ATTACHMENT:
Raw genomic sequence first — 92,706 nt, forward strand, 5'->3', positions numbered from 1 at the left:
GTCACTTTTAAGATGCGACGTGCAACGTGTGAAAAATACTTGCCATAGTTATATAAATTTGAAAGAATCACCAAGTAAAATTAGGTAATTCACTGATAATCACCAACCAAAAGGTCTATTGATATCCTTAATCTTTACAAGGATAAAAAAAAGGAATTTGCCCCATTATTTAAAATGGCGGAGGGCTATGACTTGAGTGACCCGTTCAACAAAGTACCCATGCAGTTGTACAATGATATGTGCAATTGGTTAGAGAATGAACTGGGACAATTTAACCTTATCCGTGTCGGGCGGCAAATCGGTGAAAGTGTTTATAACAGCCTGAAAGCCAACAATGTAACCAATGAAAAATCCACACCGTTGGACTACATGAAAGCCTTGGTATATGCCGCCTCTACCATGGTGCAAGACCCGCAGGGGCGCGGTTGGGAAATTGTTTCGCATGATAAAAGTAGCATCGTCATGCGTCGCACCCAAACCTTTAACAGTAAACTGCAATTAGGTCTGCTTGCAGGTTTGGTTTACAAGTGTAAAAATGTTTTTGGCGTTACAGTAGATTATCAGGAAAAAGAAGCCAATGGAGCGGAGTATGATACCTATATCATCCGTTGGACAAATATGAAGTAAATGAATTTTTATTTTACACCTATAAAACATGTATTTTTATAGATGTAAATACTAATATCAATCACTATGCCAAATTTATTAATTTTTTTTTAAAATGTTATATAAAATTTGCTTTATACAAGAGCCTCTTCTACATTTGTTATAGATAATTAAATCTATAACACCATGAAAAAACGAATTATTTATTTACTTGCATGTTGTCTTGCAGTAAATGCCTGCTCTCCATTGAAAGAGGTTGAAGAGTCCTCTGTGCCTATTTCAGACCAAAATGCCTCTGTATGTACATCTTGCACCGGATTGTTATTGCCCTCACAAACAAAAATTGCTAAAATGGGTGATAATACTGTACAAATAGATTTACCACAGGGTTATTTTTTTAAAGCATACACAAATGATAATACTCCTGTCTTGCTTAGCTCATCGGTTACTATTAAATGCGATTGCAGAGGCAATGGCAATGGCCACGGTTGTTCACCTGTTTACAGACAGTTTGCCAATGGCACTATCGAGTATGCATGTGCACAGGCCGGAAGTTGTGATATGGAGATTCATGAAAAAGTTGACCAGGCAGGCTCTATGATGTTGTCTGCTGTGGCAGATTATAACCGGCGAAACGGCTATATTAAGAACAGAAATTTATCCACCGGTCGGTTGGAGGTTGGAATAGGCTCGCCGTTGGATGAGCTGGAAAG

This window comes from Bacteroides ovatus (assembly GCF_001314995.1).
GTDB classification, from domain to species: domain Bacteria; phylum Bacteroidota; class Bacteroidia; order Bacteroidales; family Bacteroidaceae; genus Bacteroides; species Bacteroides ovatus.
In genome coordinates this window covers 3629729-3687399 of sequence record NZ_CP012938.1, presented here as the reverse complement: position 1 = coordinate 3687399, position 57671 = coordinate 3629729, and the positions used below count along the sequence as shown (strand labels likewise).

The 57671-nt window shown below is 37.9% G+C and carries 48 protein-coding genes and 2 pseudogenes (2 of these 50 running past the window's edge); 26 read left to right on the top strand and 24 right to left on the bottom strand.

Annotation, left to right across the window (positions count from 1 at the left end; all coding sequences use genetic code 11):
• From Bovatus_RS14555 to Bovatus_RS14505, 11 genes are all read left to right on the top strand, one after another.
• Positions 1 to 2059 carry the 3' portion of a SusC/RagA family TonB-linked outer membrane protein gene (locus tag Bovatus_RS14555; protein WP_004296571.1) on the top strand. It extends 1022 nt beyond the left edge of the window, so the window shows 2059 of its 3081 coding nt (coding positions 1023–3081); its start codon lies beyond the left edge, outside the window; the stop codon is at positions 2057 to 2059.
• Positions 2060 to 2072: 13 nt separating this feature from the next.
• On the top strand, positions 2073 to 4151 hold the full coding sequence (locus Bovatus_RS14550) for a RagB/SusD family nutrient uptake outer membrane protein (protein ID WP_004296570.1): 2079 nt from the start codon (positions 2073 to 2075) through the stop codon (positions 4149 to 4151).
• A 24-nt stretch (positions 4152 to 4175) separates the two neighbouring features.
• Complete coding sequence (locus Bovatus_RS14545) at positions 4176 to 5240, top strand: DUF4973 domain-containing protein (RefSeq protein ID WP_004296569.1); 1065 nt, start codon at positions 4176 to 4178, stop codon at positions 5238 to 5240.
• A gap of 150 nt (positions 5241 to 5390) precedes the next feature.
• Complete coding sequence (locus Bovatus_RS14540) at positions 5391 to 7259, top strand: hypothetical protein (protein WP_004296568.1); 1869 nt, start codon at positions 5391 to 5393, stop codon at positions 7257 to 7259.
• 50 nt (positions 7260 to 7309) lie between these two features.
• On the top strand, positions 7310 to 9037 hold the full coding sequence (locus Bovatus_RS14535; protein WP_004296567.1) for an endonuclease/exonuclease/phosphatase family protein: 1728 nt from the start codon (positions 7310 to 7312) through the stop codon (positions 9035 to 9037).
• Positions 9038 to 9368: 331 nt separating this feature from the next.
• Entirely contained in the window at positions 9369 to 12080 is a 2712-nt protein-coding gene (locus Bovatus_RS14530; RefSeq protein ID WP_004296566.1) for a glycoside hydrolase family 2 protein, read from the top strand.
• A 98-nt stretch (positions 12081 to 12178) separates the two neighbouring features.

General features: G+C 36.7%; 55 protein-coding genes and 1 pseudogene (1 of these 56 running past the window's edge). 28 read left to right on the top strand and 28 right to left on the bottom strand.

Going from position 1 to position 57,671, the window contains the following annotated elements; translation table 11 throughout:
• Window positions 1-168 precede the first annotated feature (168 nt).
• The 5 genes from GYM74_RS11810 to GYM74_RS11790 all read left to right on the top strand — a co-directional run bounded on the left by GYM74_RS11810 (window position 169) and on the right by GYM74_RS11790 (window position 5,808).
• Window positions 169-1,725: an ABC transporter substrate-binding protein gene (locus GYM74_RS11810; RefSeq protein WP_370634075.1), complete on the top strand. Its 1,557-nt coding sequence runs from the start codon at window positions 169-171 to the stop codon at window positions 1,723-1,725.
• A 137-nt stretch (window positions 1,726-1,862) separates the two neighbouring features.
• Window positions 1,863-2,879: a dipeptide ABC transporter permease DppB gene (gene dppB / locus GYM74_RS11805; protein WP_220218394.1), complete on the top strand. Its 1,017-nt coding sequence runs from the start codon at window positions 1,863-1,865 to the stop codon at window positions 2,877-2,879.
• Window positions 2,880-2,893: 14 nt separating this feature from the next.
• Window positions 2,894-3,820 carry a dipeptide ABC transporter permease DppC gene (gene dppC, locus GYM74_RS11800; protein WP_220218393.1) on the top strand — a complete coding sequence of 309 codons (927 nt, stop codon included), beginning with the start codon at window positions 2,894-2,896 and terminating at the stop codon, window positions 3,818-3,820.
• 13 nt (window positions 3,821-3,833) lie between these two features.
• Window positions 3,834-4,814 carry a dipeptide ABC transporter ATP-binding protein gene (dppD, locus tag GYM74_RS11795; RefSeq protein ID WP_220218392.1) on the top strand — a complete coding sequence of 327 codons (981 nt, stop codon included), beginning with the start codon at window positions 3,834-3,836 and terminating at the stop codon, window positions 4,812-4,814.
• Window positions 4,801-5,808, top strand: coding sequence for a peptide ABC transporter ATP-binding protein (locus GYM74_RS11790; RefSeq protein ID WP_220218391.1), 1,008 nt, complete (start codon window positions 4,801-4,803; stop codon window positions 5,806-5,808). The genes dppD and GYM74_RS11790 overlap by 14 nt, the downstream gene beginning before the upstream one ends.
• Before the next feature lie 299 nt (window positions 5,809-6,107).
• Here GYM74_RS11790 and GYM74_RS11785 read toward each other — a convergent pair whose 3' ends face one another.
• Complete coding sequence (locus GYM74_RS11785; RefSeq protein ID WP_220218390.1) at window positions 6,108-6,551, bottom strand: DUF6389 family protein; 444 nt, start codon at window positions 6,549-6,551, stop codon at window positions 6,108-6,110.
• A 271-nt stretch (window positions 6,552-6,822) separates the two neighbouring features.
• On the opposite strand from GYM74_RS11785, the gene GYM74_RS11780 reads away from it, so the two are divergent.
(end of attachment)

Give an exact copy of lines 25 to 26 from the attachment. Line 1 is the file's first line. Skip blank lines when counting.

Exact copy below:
• Window positions 169-1,725: an ABC transporter substrate-binding protein gene (locus GYM74_RS11810; RefSeq protein WP_370634075.1), complete on the top strand. Its 1,557-nt coding sequence runs from the start codon at window positions 169-171 to the stop codon at window positions 1,723-1,725.
• A 137-nt stretch (window positions 1,726-1,862) separates the two neighbouring features.